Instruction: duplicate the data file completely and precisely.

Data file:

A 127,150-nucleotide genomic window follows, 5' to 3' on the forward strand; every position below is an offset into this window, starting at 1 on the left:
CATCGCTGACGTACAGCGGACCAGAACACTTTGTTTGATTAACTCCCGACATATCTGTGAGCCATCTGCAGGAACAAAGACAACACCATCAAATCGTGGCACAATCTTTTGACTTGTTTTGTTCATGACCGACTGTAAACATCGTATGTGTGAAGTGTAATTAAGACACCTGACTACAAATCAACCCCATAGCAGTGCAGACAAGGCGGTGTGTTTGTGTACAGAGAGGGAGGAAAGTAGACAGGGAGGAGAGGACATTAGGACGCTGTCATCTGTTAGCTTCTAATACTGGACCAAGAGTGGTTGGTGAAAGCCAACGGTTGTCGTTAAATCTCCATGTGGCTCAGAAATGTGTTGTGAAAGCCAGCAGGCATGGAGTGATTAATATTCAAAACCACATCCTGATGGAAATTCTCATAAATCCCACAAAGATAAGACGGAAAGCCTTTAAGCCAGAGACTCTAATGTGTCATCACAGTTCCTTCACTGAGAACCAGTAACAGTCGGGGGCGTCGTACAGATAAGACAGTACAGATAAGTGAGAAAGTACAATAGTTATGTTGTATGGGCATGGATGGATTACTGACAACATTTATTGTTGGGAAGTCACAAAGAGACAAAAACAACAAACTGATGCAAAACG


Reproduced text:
A 127,150-nucleotide genomic window follows, 5' to 3' on the forward strand; every position below is an offset into this window, starting at 1 on the left:
CATCGCTGACGTACAGCGGACCAGAACACTTTGTTTGATTAACTCCCGACATATCTGTGAGCCATCTGCAGGAACAAAGACAACACCATCAAATCGTGGCACAATCTTTTGACTTGTTTTGTTCATGACCGACTGTAAACATCGTATGTGTGAAGTGTAATTAAGACACCTGACTACAAATCAACCCCATAGCAGTGCAGACAAGGCGGTGTGTTTGTGTACAGAGAGGGAGGAAAGTAGACAGGGAGGAGAGGACATTAGGACGCTGTCATCTGTTAGCTTCTAATACTGGACCAAGAGTGGTTGGTGAAAGCCAACGGTTGTCGTTAAATCTCCATGTGGCTCAGAAATGTGTTGTGAAAGCCAGCAGGCATGGAGTGATTAATATTCAAAACCACATCCTGATGGAAATTCTCATAAATCCCACAAAGATAAGACGGAAAGCCTTTAAGCCAGAGACTCTAATGTGTCATCACAGTTCCTTCACTGAGAACCAGTAACAGTCGGGGGCGTCGTACAGATAAGACAGTACAGATAAGTGAGAAAGTACAATAGTTATGTTGTATGGGCATGGATGGATTACTGACAACATTTATTGTTGGGAAGTCACAAAGAGACAAAAACAACAAACTGATGCAAAACG